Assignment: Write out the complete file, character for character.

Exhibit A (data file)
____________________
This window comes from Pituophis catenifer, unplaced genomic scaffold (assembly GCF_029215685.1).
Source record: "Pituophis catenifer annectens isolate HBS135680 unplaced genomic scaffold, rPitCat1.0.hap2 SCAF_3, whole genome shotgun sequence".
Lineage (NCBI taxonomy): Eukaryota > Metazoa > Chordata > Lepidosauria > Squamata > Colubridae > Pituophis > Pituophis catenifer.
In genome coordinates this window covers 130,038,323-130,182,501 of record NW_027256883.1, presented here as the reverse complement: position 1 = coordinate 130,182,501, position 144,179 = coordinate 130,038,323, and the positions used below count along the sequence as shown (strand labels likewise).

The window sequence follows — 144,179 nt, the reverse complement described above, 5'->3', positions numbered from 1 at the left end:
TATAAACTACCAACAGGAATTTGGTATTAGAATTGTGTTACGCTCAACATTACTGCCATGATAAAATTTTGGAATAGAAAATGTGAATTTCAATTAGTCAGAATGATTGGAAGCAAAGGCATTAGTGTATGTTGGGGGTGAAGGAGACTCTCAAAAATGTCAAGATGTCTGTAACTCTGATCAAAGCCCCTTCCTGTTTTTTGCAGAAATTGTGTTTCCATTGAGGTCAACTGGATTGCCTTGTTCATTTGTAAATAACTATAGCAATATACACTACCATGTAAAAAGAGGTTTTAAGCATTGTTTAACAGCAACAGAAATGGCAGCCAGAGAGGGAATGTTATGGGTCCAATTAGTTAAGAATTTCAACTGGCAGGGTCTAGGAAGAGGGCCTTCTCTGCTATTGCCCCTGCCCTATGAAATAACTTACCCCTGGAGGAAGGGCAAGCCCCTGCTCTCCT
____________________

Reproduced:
This window comes from Pituophis catenifer, unplaced genomic scaffold (assembly GCF_029215685.1).
Source record: "Pituophis catenifer annectens isolate HBS135680 unplaced genomic scaffold, rPitCat1.0.hap2 SCAF_3, whole genome shotgun sequence".
Lineage (NCBI taxonomy): Eukaryota > Metazoa > Chordata > Lepidosauria > Squamata > Colubridae > Pituophis > Pituophis catenifer.
In genome coordinates this window covers 130,038,323-130,182,501 of record NW_027256883.1, presented here as the reverse complement: position 1 = coordinate 130,182,501, position 144,179 = coordinate 130,038,323, and the positions used below count along the sequence as shown (strand labels likewise).

The window sequence follows — 144,179 nt, the reverse complement described above, 5'->3', positions numbered from 1 at the left end:
TATAAACTACCAACAGGAATTTGGTATTAGAATTGTGTTACGCTCAACATTACTGCCATGATAAAATTTTGGAATAGAAAATGTGAATTTCAATTAGTCAGAATGATTGGAAGCAAAGGCATTAGTGTATGTTGGGGGTGAAGGAGACTCTCAAAAATGTCAAGATGTCTGTAACTCTGATCAAAGCCCCTTCCTGTTTTTTGCAGAAATTGTGTTTCCATTGAGGTCAACTGGATTGCCTTGTTCATTTGTAAATAACTATAGCAATATACACTACCATGTAAAAAGAGGTTTTAAGCATTGTTTAACAGCAACAGAAATGGCAGCCAGAGAGGGAATGTTATGGGTCCAATTAGTTAAGAATTTCAACTGGCAGGGTCTAGGAAGAGGGCCTTCTCTGCTATTGCCCCTGCCCTATGAAATAACTTACCCCTGGAGGAAGGGCAAGCCCCTGCTCTCCT